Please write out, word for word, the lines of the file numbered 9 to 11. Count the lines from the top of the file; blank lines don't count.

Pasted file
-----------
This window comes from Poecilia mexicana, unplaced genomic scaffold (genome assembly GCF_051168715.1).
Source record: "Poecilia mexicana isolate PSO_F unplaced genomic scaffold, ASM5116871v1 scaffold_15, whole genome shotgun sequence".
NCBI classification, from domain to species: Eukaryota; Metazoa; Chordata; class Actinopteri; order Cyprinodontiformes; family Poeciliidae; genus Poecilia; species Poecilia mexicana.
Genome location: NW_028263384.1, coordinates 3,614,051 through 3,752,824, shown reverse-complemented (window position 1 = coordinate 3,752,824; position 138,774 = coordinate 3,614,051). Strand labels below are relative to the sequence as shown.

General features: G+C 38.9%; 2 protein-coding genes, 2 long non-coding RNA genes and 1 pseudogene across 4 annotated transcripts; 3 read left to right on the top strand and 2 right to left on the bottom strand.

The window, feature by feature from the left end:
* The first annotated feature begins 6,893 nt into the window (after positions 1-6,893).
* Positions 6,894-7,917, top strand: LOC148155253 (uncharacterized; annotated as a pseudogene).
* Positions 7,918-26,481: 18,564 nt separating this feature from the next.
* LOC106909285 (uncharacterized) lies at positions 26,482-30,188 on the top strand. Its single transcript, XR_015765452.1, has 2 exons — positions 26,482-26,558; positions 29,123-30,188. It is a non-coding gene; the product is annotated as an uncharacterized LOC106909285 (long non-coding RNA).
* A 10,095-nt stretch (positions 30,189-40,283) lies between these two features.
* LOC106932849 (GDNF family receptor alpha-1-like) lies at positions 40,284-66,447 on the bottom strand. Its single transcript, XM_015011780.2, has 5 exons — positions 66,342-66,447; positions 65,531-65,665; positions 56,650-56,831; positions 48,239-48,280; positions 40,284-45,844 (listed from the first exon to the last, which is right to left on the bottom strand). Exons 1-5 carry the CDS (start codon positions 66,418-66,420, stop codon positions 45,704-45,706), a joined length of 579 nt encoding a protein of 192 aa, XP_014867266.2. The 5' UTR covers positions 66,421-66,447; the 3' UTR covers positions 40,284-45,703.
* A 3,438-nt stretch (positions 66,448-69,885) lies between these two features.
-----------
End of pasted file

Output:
* Positions 7,918-26,481: 18,564 nt separating this feature from the next.
* LOC106909285 (uncharacterized) lies at positions 26,482-30,188 on the top strand. Its single transcript, XR_015765452.1, has 2 exons — positions 26,482-26,558; positions 29,123-30,188. It is a non-coding gene; the product is annotated as an uncharacterized LOC106909285 (long non-coding RNA).
* A 10,095-nt stretch (positions 30,189-40,283) lies between these two features.